Jupiter’s Moon Europa Promising Places to Look for Life [Video]

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Courtesy of Sammy K (Flickr CC0)

Jupiter’s moon Europa is now one of the most promising places to look for life in our solar system. Its subsurface ocean is not different from the Earth. And like Saturn’s moon Enceladus, it may have plumes of water vapor spewing from the underground sea. But, unlike the Enceladus plumes, the water plumes on Europa are challenging to verify. That is why NASA started the Europa Clipper mission on November 30, 2021. When it launches in 2024, it will confirm Europa’s plume.

Enceladus is the icy moon in Saturn and its sixth-largest. It has an ocean of icy water beneath its crust. Its discovery points to the possibility that the ocean is habitable.

Two Water Worlds

Courtesy of Andrea Luck (Flickr CC0)

Both Europa and Enceladus water oceans have trapped water under the ice crusts. But, there is no confirmation whether Enceladus water vapor plumes erupting into space, originating from an ocean below.

The Cassini spacecraft analysis of the plumes that orbited Saturn between 2004-2017 revealed that the ocean is the same as Earth’s ocean. But, that ocean is under a thicker ice crust than Enceladus and contains twice as much water as all Earth’s oceans combined.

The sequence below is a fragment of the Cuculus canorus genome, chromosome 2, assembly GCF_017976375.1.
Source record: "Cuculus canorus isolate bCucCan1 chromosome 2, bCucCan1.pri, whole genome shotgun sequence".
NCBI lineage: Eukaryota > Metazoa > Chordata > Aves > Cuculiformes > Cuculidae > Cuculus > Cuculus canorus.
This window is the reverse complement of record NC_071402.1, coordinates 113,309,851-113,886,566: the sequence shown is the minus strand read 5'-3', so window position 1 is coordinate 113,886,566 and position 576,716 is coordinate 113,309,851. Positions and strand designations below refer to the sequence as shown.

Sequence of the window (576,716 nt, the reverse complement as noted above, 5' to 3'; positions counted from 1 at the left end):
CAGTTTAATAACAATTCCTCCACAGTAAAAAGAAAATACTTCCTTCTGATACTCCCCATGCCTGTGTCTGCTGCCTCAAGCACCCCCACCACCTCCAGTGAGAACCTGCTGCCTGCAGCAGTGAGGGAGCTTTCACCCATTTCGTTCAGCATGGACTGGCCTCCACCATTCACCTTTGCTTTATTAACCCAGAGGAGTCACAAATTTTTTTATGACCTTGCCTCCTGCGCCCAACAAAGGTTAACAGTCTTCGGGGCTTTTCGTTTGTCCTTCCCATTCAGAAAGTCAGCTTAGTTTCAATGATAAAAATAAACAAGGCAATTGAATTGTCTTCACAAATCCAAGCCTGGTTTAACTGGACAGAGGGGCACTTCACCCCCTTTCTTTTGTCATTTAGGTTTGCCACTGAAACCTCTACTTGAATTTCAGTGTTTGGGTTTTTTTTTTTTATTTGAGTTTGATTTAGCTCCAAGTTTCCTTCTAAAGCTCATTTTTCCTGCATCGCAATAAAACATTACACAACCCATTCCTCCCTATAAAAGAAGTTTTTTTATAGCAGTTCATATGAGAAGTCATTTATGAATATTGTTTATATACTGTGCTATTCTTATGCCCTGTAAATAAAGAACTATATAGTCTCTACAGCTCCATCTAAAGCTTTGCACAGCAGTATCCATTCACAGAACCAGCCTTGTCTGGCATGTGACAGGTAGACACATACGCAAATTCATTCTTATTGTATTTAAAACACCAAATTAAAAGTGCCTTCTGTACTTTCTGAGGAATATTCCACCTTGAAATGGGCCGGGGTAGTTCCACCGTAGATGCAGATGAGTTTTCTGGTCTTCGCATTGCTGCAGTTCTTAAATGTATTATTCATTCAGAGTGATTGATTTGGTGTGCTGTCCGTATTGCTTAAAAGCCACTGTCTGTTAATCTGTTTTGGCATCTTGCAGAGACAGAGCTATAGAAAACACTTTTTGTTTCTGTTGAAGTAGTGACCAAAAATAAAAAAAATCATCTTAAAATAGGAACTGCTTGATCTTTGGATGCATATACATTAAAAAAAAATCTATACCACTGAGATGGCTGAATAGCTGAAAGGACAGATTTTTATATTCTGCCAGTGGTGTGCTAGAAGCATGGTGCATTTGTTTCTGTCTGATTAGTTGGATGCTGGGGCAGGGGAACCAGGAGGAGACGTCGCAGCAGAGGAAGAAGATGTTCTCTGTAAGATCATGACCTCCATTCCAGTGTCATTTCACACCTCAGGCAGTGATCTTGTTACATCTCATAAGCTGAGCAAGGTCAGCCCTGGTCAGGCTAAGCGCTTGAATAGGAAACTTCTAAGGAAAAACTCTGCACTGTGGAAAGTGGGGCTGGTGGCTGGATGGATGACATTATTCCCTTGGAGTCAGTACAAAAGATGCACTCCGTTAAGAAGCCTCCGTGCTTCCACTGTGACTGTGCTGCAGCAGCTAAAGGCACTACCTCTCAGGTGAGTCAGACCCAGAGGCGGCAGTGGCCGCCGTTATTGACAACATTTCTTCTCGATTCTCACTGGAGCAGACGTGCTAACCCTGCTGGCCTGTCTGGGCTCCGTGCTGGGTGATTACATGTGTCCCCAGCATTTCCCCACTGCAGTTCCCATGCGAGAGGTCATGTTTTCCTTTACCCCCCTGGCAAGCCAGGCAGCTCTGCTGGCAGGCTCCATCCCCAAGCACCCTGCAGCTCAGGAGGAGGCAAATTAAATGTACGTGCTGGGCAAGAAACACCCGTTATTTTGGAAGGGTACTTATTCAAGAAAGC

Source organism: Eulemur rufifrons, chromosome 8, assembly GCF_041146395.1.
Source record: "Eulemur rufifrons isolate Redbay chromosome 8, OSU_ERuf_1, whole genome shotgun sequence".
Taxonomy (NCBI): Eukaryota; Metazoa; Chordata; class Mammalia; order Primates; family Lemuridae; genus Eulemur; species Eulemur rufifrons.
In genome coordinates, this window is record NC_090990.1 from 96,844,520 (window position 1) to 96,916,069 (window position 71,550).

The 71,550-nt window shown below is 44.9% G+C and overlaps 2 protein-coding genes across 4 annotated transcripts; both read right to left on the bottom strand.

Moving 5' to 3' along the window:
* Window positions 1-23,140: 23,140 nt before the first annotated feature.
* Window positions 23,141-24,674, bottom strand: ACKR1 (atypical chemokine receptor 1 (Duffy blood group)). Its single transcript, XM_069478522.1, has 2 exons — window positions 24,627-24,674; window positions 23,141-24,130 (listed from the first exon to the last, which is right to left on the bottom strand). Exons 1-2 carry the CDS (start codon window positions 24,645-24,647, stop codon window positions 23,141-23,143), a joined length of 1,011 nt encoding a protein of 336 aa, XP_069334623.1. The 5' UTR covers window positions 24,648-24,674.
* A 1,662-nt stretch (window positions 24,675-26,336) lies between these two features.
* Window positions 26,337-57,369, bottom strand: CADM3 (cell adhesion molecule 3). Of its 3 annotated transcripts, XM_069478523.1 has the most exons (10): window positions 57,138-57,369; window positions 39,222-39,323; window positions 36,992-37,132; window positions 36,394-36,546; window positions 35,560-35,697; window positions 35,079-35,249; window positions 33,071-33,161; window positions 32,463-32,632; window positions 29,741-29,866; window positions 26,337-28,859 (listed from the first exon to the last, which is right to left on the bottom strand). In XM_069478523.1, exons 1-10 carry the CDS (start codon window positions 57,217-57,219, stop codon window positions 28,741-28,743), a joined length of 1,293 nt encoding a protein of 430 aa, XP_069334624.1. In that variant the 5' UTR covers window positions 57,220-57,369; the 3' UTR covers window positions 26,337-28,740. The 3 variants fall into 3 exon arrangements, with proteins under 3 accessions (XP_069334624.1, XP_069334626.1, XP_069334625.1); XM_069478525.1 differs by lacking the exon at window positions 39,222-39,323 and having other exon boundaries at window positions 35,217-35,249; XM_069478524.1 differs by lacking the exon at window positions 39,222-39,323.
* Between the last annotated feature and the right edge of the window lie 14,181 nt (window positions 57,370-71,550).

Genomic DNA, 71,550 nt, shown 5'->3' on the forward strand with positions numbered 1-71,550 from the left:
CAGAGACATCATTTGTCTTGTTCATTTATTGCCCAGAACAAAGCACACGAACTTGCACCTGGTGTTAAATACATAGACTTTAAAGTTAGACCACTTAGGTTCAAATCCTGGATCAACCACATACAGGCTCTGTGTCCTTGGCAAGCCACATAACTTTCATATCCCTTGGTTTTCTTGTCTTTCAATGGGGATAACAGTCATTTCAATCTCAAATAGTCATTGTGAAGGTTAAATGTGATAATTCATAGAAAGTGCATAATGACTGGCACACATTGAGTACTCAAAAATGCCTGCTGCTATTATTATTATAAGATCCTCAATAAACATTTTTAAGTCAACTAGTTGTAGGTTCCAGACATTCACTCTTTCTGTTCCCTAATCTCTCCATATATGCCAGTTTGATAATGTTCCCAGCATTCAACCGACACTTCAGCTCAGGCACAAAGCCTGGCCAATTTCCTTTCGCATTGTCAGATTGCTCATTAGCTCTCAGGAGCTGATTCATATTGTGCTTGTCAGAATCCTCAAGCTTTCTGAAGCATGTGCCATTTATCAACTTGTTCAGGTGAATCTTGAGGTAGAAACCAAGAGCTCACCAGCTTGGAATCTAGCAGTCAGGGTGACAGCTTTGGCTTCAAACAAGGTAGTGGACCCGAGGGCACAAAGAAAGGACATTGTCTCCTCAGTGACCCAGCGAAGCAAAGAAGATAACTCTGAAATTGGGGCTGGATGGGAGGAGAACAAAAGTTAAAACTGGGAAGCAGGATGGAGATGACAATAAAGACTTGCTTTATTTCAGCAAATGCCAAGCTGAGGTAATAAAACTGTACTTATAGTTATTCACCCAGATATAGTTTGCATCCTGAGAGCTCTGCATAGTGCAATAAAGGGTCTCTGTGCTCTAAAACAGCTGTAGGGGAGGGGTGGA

NASA’s Clipper could sample them just like Cassini at Enceladus if there were indeed plumes. However, while there is growing evidence that plumes exist, scientists are not 100% sure.

Many people would like to think that Europa is like Enceladus with plumes constantly spraying the surface, but Europa is different. It would be an exciting discovery if it had plumes, but it depends on its habitable.

The plumes on Enceladus connects to the underground ocean. The Clipper spacecraft has yet to confirm if the plumes originate from the sea or smaller lakes. Meanwhile, it is challenging to detect Europa’s plumes. Evidence suggests that its plumes are smaller and sporadic than Enceladus’. That is likely because Europa has a stronger gravitational pull that keeps the plumes closer to the surface.

NASA’s Clipper will launch in 2024 to determine whether Europa’s water plumes are real and answer questions about its subsurface ocean.

Written by Janet Grace Ortigas
Edited by Cathy Milne-Ware


Earth Sky: Seeking Europa’s water plumes with Clipper; Paul Scott Anderson
SciTechDaily: Are Water Plumes Spraying From Jupiter’s Moon Europa? NASA’s Europa Clipper Spacecraft Is on the Case

Featured and Top Image Courtesy of Sammy K’s Flickr Page – Creative Commons License
Inset Image Courtesy of Andrea Luck’s  Flickr Page – Creative Commons License

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